I laughed thinking about the side dishes that Marty did have at home – a collection of frozen food I had purchased from Trader Joe’s the day before I left.
But instead of going into all of that, I decided to get tested.
This was an interesting experience because the counselors ran me through the whole program of what she normally says, as she should have. Having read academically about VCTs for so long, it was really interesting to go through the all the paces – to talk to the counselor about how I was at risk, how I could prevent changing my negative status or passing on HIV to a partner, and then finally getting my finger pricked and the test completed. I gave my first name, my marital status, my job and my age. This information, along with my status, is collected both by CFK and sent to the national government. They use three different tests here in Kenya, and it is likely to be the same elsewhere. Once the first test is completed, if there is a positive result a second test is used to confirm. If this reads negative, a third is done as a tie-breaker. The test took about 15 minutes and I was told to read the results myself. The counselor told me that she always had the person being tested read their own results for fear that they would think she was lying to them. If it read positive, they were referred to the Tabitha Clinic for follow-up. All and all, it was an important moment and I think it was good for me to practice what I was preaching.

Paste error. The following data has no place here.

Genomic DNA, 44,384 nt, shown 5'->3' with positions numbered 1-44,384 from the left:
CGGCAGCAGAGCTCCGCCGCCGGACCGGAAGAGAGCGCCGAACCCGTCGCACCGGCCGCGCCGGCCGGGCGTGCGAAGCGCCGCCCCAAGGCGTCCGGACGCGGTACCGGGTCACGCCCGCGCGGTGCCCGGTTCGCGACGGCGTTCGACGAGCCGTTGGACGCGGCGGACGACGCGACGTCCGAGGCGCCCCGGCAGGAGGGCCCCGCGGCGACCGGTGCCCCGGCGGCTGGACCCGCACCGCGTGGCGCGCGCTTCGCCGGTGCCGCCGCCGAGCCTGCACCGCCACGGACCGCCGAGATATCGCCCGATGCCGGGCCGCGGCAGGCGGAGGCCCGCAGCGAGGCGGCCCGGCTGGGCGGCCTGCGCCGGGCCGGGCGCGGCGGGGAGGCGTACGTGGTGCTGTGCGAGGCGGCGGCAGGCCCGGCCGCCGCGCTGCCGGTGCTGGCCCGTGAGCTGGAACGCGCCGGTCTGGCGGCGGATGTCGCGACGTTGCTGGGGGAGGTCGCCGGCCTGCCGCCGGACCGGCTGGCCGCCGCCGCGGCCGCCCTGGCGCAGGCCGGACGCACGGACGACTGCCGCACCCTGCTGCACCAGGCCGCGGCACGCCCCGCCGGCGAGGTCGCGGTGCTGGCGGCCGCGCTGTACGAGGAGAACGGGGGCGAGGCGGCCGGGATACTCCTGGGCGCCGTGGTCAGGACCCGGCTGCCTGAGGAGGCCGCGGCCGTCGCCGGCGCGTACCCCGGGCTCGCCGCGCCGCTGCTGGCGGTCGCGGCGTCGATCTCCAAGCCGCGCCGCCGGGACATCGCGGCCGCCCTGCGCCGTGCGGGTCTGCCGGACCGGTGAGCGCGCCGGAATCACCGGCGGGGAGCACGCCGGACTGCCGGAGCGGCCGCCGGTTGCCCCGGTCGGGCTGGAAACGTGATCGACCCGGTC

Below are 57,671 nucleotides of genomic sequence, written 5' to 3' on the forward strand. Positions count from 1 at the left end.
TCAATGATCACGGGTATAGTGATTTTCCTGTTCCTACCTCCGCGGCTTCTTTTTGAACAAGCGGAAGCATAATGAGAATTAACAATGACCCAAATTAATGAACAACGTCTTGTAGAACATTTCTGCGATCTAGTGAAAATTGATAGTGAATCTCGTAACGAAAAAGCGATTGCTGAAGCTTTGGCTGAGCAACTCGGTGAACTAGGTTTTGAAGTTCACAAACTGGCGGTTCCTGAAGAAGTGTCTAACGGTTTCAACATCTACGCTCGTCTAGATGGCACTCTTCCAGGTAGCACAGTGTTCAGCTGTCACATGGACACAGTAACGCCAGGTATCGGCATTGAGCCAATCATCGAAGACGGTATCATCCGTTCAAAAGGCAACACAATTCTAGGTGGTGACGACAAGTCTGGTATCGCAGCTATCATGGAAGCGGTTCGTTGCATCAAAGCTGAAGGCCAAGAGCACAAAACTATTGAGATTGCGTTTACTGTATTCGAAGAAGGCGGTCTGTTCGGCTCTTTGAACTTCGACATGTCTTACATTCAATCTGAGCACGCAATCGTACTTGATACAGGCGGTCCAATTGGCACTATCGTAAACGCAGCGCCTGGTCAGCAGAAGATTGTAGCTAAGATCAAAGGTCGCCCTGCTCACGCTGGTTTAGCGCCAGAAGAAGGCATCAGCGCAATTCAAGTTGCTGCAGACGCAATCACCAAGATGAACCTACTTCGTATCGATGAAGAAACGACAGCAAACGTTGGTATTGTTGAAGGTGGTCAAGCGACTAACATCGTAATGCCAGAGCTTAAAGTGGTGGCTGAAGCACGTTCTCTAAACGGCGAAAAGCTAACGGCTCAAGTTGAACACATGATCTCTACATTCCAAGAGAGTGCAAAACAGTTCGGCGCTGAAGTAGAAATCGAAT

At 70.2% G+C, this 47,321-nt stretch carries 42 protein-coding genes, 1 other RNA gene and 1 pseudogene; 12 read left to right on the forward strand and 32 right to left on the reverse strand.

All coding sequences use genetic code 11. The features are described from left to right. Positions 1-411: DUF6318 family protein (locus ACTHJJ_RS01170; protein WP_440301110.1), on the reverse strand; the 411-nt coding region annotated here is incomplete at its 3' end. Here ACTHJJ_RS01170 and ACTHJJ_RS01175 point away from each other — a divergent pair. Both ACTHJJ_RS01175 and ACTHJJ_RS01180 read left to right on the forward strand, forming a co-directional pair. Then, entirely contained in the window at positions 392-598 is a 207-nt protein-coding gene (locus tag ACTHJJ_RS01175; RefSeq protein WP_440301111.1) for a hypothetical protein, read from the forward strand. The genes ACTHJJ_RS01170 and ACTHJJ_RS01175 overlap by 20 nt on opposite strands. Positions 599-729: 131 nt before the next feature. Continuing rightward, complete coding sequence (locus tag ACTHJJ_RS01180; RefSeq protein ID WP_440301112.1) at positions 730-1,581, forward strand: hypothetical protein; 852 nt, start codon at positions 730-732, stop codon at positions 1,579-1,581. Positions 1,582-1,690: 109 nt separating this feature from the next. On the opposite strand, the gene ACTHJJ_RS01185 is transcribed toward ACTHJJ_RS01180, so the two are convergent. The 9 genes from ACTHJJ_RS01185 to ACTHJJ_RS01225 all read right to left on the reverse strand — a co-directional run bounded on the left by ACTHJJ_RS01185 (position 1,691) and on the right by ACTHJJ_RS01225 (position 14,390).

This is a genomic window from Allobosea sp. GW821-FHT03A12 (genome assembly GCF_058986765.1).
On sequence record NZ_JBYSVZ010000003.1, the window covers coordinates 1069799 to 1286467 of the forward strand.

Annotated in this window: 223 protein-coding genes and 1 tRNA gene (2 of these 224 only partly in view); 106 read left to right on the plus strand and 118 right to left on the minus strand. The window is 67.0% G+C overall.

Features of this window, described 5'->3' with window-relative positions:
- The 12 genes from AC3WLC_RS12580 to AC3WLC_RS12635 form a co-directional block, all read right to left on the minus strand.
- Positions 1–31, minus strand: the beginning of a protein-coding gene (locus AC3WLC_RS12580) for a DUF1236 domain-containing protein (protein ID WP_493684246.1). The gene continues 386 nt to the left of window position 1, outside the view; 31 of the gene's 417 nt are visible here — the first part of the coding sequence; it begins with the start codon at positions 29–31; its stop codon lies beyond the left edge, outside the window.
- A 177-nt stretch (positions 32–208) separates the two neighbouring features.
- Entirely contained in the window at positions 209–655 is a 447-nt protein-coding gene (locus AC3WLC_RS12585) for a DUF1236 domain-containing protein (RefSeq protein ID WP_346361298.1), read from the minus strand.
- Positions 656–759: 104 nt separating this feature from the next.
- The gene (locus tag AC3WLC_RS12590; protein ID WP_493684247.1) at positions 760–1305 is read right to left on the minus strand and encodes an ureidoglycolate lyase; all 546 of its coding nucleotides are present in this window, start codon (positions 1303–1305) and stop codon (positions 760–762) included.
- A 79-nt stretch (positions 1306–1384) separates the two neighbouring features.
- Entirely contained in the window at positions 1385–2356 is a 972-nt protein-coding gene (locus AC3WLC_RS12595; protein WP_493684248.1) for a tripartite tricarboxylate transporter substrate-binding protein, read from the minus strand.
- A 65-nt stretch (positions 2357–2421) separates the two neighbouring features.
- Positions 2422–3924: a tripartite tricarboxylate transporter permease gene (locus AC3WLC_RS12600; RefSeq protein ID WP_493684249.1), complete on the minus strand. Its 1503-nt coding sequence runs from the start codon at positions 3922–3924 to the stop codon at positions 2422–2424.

|Watching the football match|
The event continued with entertainment from the community. Songs and poems were read by some school kids about different health topics, soccer was played as usual, and there were performances from other local artists. The jump rope team from CFK performed and that was really impressive. The event was highlighted for me by an effort of CFK to plant some trees. The area that we were at is on the edge of Kibera that is adjacent to an area of land called the Nairobi Dam. At one point an actual dam, this area is where all of the run-off from Kibera ends up, resulting in a swampy area full of plants, weeds, and other greenery that feed off of the supply of fertilizer coming from Kibera.cTo plant the trees, we went to a plot of grass behind the dusty field the event was held at. Men with shovels dug holes into the ground, bringing up the earth but with it a collection of plastic bags, shoe soles, plastic toys, and other garbage buried under the ground. I thought about my geologist friends taking core samples of earth to learn the history of a place and I imagined the core samples from Kibera and what story each piece of trash 6 inches, 12 inches, 24 inches under the ground would tell.
We placed each of our trees into the holes and watered them with a single watering can. The fresh green life was a juxtaposition from the dusty and garbage filled land that surrounded them. Although my thoughts wandered into symbolic thoughts about how these trees representing hope springing from the ground, I figured that it was more symbolic in that the trees will work as hard as they can, get a little help from a stray watering can when they are able, and perhaps make it. Maybe. This reminded me of the people I had met thus far in Kibera, who I respected greatly, working hard for a chance to make it but at the end of the day rooted in a ground that was unstable and imperfect.